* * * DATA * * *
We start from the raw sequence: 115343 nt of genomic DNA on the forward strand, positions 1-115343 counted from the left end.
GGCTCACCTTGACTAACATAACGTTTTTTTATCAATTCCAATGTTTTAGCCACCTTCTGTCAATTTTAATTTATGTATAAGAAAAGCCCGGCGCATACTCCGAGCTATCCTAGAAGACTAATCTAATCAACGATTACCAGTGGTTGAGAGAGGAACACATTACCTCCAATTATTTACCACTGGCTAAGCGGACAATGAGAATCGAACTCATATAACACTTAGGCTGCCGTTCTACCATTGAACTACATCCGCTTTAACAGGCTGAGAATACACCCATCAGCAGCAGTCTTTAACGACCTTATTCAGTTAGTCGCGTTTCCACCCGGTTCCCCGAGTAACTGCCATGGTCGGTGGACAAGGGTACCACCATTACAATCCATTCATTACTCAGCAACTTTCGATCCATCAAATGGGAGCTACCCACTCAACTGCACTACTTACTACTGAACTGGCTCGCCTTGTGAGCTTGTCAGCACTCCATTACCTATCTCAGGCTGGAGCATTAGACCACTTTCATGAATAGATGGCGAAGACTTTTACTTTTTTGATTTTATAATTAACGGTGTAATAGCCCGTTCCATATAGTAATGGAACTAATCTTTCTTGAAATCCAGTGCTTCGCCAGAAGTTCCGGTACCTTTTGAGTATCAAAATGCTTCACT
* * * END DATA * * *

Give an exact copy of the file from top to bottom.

We start from the raw sequence: 115343 nt of genomic DNA on the forward strand, positions 1-115343 counted from the left end.
GGCTCACCTTGACTAACATAACGTTTTTTTATCAATTCCAATGTTTTAGCCACCTTCTGTCAATTTTAATTTATGTATAAGAAAAGCCCGGCGCATACTCCGAGCTATCCTAGAAGACTAATCTAATCAACGATTACCAGTGGTTGAGAGAGGAACACATTACCTCCAATTATTTACCACTGGCTAAGCGGACAATGAGAATCGAACTCATATAACACTTAGGCTGCCGTTCTACCATTGAACTACATCCGCTTTAACAGGCTGAGAATACACCCATCAGCAGCAGTCTTTAACGACCTTATTCAGTTAGTCGCGTTTCCACCCGGTTCCCCGAGTAACTGCCATGGTCGGTGGACAAGGGTACCACCATTACAATCCATTCATTACTCAGCAACTTTCGATCCATCAAATGGGAGCTACCCACTCAACTGCACTACTTACTACTGAACTGGCTCGCCTTGTGAGCTTGTCAGCACTCCATTACCTATCTCAGGCTGGAGCATTAGACCACTTTCATGAATAGATGGCGAAGACTTTTACTTTTTTGATTTTATAATTAACGGTGTAATAGCCCGTTCCATATAGTAATGGAACTAATCTTTCTTGAAATCCAGTGCTTCGCCAGAAGTTCCGGTACCTTTTGAGTATCAAAATGCTTCACT